The current documentation does not mention these cases and their solutions. I would not mind lending a hand in here, if the suggested editing requires for volunteers. (Its a wiki but given the special nature of information, its best to wait for an approval.)

    However there is a small catch in all of this. The accounts at gnome dot org, queue handling also sees period of inactivity. Hence, perhaps that bit might need a little attention.

    Thanks to everyone for the clarifications and help. Also, hope everyone has a good party at GUADEC. (Maybe next year I can make it to the GUADEC+aKademy event)

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    The King will be back..

    Jul. 7th, 2008 | 12:01 pm
    mood: okayokay

    An exhilarating match last night. Both deserved to win, but allegiances reign supreme. :-)

    Meanwhile, I am still sleepy after watching the match till 2 in the morning (IST).

    Picture: Wimbledon.org

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    Bitter Mango

    Jul. 2nd, 2008 | 10:23 pm
    mood: frustratedfrustrated

    Dear Lazyweb,

    I have been stuck with a problem for quite sometime now. The new account system for getting Gnome SVN accounts - Mango - behaves a bit oddly at times. The following are the problems that I have seen happening in the past:

    #1: There was no option to request an account as a Translator. It got fixed eventually.

    #2: A voucher is required for a Translator, when she/he requests for an svn account. The voucher is essentially the Translation Team co-ordinator and to ensure that happens, the person requesting the account has to select the Translation Team from a dropdown menu in the New Accounts page. Sounds easy? Well not exactly, if your team is not present in the dropdown list.

    #3: So up next, one has to file a bug against Mango to get the team listed.

    #4: The team is not listed on the dropdown menu if the Team's coordinator does not have an account. Pretty valid. But then how does the co-ordinator request an account, if Mango is the way and the language team will not be listed until she/he actually has an account. Chicken-egg....gaah!

    #5: And even if the co-ordinator does have an account, things might not be all that rosy. ( Kannada, Gujarati, Bengali-India have valid co-ordinators with existing accounts. In case of Kannada, the account stopped working for Pramod one fine day. Marathi has a somewhat similar situation.)

    To be honest, I am completely frustrated. It is understandable, that with limited number of volunteer sysadmins things might run slow. However, the complaints need to be addressed some way or the other. Here in India, most of the language groups are close to each other and the problems come across too starkly.

    I don't know if anyone from Gnome actually reads my mails to the mailing list (most linked above). I was really hoping that someone who could help out would read these words and do something about it. It would be much appreciated around here.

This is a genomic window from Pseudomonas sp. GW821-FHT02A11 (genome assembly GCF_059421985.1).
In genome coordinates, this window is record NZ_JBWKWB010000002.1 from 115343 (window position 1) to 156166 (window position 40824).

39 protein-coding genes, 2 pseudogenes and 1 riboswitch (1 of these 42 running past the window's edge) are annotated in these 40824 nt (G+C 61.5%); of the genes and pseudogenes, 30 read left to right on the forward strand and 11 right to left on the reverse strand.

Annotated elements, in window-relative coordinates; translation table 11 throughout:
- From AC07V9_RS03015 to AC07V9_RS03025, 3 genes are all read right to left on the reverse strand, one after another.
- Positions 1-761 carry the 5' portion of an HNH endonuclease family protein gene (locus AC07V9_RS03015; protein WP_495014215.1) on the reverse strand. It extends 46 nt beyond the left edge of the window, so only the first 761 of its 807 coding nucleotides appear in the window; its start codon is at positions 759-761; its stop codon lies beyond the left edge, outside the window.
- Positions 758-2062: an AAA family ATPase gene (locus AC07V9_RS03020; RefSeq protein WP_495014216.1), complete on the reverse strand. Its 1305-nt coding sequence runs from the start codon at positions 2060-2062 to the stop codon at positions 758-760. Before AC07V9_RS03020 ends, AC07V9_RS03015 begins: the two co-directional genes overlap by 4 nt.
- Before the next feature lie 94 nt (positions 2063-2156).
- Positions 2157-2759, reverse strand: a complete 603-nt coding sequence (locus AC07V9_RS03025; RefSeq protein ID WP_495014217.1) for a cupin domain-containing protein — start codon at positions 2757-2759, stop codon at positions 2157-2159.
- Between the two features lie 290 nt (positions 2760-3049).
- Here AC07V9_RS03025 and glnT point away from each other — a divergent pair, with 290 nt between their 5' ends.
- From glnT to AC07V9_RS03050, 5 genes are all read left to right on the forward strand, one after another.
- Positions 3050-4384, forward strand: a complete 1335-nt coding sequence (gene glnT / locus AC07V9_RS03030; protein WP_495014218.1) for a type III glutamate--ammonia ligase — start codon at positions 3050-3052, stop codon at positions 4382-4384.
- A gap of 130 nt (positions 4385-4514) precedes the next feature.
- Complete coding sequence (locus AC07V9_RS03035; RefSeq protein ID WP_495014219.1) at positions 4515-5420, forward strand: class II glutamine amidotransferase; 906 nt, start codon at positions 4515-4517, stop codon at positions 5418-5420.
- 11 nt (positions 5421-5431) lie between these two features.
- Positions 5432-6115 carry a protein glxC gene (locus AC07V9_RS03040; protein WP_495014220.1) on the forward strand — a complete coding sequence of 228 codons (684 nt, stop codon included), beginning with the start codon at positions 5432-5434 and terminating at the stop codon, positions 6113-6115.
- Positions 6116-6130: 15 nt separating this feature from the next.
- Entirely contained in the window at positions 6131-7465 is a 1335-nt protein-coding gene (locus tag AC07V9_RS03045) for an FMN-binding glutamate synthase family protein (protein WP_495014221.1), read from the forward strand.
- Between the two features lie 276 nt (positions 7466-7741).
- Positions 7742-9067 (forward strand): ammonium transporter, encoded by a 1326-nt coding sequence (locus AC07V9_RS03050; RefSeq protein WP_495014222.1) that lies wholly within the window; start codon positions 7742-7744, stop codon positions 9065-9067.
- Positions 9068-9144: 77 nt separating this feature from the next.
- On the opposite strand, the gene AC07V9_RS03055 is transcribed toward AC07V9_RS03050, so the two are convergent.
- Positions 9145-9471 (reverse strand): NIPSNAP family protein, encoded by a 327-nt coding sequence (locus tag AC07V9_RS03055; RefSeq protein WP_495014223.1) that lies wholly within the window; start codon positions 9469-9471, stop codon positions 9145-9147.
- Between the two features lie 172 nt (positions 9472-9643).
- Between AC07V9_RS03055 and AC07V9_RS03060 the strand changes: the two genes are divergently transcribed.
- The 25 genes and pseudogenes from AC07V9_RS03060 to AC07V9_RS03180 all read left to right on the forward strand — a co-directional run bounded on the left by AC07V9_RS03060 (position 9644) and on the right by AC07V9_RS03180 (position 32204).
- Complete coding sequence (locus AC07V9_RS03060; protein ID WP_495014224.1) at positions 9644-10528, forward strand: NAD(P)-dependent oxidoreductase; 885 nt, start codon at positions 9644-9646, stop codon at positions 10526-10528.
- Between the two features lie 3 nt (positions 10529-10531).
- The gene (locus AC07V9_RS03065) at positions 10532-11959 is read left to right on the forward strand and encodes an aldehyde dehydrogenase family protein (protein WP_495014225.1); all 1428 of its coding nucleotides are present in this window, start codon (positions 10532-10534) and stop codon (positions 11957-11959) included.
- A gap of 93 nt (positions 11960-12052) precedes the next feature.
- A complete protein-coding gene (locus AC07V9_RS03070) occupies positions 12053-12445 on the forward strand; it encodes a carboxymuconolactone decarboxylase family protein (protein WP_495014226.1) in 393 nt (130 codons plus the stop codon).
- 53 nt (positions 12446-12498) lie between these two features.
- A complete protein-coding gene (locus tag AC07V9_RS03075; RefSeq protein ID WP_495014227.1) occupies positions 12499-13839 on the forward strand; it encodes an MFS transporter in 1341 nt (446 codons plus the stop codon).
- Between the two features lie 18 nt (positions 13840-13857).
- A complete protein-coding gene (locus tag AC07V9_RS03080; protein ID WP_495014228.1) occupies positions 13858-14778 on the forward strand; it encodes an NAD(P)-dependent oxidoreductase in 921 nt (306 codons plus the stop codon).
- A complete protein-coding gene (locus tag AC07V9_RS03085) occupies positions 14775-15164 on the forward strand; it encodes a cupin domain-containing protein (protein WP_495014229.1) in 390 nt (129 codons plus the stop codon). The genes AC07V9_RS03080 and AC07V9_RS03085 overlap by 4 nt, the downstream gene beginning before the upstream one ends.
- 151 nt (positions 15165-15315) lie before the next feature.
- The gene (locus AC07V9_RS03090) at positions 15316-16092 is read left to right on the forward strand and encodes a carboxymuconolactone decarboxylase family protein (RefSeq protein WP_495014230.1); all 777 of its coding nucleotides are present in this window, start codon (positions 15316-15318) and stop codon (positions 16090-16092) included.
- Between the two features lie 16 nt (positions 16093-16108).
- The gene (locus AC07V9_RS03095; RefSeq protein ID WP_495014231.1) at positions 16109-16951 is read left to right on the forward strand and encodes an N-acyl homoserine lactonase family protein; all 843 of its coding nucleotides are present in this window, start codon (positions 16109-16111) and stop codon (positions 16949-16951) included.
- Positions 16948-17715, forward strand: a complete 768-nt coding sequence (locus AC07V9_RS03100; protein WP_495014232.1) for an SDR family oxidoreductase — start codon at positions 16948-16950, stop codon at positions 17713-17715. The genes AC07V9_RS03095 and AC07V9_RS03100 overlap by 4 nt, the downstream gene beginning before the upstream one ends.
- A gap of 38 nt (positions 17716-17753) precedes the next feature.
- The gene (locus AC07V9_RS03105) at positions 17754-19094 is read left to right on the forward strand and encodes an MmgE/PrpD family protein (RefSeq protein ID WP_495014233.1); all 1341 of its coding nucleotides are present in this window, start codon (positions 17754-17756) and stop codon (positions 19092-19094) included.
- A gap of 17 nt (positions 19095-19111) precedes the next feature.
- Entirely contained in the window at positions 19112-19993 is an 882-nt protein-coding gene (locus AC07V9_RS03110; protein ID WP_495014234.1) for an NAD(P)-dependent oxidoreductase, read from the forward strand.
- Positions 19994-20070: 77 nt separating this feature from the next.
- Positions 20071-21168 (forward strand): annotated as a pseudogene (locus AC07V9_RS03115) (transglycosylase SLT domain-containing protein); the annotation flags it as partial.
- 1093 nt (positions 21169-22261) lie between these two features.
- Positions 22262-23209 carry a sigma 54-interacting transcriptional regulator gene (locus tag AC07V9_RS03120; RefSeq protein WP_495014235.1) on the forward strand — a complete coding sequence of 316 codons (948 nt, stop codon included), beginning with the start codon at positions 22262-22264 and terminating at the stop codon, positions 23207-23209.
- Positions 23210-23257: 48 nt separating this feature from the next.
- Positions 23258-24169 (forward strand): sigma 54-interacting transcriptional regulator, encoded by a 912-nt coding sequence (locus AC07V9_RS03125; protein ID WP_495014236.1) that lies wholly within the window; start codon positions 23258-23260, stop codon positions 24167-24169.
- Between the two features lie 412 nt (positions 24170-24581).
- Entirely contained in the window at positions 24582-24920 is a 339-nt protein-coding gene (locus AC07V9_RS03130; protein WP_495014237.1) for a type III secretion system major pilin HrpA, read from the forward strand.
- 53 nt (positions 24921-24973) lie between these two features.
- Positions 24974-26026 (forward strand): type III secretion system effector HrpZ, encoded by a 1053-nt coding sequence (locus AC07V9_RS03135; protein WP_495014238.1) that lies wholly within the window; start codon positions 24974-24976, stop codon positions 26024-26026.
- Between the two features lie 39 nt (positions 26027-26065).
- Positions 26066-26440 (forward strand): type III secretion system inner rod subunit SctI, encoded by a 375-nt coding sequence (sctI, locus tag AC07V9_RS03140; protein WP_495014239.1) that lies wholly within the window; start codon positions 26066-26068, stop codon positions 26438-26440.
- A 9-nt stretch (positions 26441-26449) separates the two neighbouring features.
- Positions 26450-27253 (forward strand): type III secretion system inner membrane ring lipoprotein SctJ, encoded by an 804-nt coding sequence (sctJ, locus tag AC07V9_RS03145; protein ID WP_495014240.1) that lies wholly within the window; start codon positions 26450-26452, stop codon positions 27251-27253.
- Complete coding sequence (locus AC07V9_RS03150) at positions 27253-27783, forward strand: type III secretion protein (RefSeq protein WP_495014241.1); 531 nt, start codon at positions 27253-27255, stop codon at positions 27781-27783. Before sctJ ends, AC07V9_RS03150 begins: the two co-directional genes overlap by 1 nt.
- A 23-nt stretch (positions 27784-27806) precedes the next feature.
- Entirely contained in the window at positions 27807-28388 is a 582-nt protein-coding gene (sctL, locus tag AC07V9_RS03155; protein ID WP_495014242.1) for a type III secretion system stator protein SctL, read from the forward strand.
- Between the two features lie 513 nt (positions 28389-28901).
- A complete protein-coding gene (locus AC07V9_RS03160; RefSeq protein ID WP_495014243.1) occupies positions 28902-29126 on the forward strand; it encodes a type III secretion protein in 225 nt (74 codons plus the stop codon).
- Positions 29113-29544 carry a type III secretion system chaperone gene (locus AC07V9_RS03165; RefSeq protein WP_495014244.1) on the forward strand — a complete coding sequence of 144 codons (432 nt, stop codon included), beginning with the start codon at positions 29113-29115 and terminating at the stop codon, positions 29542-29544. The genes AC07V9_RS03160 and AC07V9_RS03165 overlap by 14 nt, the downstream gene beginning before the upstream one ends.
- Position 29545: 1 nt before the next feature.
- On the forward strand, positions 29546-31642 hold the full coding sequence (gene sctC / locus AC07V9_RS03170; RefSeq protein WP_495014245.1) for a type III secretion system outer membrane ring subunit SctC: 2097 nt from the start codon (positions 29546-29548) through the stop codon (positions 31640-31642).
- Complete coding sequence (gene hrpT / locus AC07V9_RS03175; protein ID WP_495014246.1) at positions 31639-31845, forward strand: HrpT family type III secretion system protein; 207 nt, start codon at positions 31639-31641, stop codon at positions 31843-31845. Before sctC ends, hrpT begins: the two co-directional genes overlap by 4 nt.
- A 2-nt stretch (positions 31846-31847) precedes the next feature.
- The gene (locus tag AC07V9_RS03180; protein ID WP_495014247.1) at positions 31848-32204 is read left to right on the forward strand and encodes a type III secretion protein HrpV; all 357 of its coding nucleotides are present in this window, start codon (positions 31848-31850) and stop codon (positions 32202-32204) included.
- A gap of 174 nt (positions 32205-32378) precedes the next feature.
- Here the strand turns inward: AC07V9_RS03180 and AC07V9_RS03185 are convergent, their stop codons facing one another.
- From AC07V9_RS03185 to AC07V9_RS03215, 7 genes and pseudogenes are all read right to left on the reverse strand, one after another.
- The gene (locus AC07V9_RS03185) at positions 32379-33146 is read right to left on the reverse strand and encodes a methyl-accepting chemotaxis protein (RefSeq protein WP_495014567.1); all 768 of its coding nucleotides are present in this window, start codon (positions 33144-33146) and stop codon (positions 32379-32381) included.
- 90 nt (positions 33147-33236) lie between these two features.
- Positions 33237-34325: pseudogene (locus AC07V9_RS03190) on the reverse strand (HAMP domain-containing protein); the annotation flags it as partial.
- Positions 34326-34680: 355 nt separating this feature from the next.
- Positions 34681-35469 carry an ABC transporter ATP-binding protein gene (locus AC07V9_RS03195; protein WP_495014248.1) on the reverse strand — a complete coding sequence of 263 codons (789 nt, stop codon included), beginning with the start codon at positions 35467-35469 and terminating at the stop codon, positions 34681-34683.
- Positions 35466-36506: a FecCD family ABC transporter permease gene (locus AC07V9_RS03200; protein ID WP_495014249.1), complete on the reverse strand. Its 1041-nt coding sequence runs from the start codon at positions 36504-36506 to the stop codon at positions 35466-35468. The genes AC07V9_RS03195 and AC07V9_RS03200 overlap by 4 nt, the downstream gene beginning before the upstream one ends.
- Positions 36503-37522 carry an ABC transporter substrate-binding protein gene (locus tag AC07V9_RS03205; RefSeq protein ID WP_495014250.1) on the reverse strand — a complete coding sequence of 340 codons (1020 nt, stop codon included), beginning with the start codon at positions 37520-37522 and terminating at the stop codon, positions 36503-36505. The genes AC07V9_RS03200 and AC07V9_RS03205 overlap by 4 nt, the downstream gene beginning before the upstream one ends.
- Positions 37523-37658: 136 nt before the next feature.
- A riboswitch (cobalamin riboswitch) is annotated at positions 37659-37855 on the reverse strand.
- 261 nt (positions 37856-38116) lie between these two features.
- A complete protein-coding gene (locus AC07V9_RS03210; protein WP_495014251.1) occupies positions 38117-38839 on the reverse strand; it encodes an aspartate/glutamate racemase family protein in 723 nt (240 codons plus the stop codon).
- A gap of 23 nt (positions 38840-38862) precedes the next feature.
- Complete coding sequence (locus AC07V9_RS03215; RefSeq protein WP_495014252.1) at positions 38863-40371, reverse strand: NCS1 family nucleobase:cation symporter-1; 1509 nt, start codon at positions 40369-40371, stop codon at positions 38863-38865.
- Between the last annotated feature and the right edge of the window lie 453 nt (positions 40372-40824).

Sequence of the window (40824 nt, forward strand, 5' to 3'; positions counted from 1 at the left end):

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    A Journal Entry

    Jun. 26th, 2008 | 06:02 pm
    mood: okayokay

    (Since, I would be writing a bit more in response to the comments on my earlier post, I decided to make it into another post.)

    Thanks Chris for dropping by. I hope to make it clear that I do not intend to point fingers at individuals, but rather the overall scheme of things where more often than not, the results take a backseat - much like red-tapism.

    "Selection of locale specific search engine plugins, RSS feeds and services is a key part of trying to give that kind of good experience and I've been a big proponent of trying to make sure that we don't just have en-US selections in the UI of the locale versions. That doesn't serve the best interest of the user, but it does create some tough work for the localization teams. Some teams love this ability to customize the browser to their locale, and some find this extra work tiresome. Where we can find people that want to get involved with the research to find the top search engines and services we definitely want to try and add them as contributors to the localization teams to help distribute the work load. "

    Regarding the above statement, I remember exchanging notes with Axel during Foss.in last year (a good 2 hours, he was kind enough to spare). Especially, about the fact that the standard productization process seems to go through lots of bends. For each language. Given the headstart a few languages had gotten, a natural assumption for l10n volunteers is that the processes would be streamlined into segmented divisions over the course of time. e.g. Pooling of alternatives for indic languages, which would probably share a few resources due to their geographical relevance (RSS feeds, start pages, searchplugins etc.). Re-inventing the wheel in this case is a (re)research overhead for all parties involved. e.g. the amount of time Mic spent chasing up rediff.com for their consent for bn-IN, would be spent again for another language. Instead, if approval for all Indian languages is gained from these Indian websites at one go, all other languages could simply walk-through the process. Same for the earlier mentioned leg-work regarding the First-Run pages. Imho, not too many language groups share such a huge geographical boundary and web-presence. But we do and perhaps merit a somewhat customized localization process. I have been waiting for the FFx2 productization process to reach its end, so that I can collate all the steps that I have completed and create a documentation (checklist with pointers), for other localization teams. Especially, the parts regarding the India-specific bits.

    I do not intend to be given leeway by unexplained choices for an under-baked product. Rather I'd like to see things done with precision - from both ends - to be assured of a product cured of basic failings. I do agree in a way with Axel when he says - "The right thing is to get users a sustained on-line life with mozilla, the wrong thing is to make marks on the wall and just count languages."